Active Voice and Passive Voice

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The relationship between verbs and nouns in writing indicates what is important in each sentence. Active voice prioritizes the subject, and passive voice prioritizes the action. In most cases, active voice is preferred to passive voice, but always refer to assignment guidelines and common practices in your field of study.

Active Voice

Most writing assignments encourage the use of active voice because it is clearer and shows the reader who is taking action in the sentence. In sentences with active voice, the subject performs the action (verb), and the object receives the action.

  • Example: Shakespeare (subject) wrote (verb) plays (object) for the Globe Theatre.
  • Example: The author (subject) published (verb) the article (object).

Passive Voice

Although active voice is usually preferred, there may be some cases where passive voice is most effective. Passive voice emphasizes the object or receiver of the action over the subject or performer of the action.

  • Example: The plays (object) were written (verb) by Shakespeare (subject).

Passive voice can also be used the subject is unknown or unimportant to the purpose of the sentence.

  • Example: The article (object) was published (verb).

Transforming Passive Sentences into Active Sentences

To change passive voice to active voice, move the subject to the beginning of the sentence and use a verb to connect it to the object.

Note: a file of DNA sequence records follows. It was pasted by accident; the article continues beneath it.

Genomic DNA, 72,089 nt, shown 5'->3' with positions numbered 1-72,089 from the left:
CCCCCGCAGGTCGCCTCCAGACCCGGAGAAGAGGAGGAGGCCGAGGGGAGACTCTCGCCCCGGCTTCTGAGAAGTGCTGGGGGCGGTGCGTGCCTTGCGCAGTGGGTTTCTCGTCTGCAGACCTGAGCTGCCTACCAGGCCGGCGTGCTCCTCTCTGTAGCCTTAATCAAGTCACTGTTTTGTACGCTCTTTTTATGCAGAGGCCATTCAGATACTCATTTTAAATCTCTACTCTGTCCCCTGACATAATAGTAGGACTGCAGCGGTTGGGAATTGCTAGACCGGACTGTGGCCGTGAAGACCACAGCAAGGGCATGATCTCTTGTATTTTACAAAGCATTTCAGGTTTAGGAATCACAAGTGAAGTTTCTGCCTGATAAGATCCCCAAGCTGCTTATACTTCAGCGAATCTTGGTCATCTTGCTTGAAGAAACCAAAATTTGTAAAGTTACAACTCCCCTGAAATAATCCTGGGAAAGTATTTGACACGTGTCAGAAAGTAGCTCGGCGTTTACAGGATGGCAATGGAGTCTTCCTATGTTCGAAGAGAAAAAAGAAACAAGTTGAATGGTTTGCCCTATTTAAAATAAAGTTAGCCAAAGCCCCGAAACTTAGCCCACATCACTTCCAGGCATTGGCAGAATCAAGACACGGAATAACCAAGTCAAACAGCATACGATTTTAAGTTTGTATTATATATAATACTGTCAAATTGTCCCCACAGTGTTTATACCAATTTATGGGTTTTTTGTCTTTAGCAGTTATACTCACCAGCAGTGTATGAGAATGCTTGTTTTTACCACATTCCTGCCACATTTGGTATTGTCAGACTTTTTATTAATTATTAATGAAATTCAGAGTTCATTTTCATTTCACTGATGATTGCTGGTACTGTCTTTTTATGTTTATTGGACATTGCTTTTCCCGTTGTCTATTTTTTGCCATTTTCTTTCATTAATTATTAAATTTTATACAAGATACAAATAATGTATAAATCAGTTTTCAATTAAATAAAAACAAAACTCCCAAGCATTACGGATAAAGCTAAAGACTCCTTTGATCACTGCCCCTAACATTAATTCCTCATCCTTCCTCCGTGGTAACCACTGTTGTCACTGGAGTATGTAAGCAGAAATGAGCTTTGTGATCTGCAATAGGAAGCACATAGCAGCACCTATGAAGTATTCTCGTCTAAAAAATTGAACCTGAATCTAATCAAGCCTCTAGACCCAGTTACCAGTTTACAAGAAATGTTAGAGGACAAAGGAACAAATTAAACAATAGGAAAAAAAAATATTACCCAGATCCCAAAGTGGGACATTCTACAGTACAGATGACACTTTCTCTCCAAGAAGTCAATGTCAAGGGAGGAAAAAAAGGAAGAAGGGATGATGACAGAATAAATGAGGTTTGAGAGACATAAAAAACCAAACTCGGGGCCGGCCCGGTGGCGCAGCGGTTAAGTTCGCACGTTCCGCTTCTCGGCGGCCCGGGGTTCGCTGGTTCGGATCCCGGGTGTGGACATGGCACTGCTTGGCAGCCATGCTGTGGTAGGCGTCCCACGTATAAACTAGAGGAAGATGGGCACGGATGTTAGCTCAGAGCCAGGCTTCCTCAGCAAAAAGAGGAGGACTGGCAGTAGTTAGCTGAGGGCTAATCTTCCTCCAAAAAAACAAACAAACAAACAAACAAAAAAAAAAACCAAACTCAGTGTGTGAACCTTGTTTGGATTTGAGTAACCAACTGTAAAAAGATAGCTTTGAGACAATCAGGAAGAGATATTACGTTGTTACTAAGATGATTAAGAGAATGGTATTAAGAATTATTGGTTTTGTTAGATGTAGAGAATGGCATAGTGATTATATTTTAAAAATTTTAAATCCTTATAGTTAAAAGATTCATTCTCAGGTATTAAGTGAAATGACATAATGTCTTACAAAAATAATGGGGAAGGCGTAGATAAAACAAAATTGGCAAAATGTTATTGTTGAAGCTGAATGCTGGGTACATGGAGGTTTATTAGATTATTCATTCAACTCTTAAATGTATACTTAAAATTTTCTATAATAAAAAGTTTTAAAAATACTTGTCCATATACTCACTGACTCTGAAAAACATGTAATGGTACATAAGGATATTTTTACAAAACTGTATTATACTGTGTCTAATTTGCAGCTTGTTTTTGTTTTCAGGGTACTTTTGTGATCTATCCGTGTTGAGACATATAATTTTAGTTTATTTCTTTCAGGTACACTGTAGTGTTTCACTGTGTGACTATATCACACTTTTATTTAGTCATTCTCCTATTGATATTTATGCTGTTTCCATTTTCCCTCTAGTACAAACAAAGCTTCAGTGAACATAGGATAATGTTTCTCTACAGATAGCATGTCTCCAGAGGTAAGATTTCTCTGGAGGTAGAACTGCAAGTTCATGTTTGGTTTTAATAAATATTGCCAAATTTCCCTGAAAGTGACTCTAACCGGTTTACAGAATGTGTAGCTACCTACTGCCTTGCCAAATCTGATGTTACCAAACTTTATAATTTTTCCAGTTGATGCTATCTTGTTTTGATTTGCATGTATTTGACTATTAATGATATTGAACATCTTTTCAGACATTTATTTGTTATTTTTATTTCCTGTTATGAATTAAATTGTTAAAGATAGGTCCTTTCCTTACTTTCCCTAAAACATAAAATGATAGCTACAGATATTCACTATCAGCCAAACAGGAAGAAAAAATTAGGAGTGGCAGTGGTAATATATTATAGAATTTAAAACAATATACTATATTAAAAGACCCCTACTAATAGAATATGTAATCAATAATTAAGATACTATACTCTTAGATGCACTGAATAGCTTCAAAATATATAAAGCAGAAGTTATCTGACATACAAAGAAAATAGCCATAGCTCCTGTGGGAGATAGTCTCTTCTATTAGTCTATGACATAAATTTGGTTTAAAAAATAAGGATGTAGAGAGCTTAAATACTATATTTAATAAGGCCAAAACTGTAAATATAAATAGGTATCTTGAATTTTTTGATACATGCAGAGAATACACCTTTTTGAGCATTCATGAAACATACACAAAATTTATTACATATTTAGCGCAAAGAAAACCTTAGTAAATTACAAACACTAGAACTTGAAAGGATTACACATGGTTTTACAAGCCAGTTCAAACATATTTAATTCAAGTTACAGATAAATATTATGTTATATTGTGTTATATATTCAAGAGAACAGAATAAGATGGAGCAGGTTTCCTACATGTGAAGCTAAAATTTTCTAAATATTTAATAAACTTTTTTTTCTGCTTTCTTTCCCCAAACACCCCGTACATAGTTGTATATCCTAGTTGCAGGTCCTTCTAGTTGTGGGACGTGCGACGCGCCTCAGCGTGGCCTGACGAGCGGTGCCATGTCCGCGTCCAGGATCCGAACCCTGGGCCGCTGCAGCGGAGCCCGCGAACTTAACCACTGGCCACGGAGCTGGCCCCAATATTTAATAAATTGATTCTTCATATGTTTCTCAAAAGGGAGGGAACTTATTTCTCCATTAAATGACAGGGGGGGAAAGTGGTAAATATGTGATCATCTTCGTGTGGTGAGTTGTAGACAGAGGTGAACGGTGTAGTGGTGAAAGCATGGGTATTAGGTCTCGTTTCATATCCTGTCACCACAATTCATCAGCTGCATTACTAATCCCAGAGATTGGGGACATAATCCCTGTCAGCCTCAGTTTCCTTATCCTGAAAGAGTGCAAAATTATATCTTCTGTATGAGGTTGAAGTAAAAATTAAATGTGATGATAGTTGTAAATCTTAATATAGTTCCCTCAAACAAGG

• Passive: The ice cream cones were eaten by the children.
  • Active: The children ate the ice cream cones.

Further Suggestions

If the original sentence contains a modifying phrase or a phrase that describes the subject or object, keep the phrase next to that element when changing from active to passive voice. If the phrase is placed in the wrong spot, the sentence may be unclear.

  • Example: The ice cream cones from the store were eaten by the children.
  • Incorrect: The children from the store ate the ice cream cones. (“from the store” describes the children)
  • Correct: The children ate the ice cream cones from the store. (“from the store” describes the ice cream)

Avoid shifting from active to passive voice because it can create confusion and awkwardness.

  • Incorrect: The children ate the ice cream, but it was bought by Peter. (voice shifts—active to passive)
  • Correct: The children ate the ice cream, but Peter bought it. (voice is consistent—active to active)

The verb in passive voice takes a form of the verb “to be” and the past participle of the main verb. “Be” verbs include: be, am, is, are, was, were, been, being. Make the subject perform the verb following these steps:

  • Make the performer of the action in the “by” phrase the subject of the active sentence. Eliminate the word “by” if necessary.
  • Change the verb from a “to be” form to the appropriate active tense.
  • Make the subject of the passive sentence the object of the active sentence.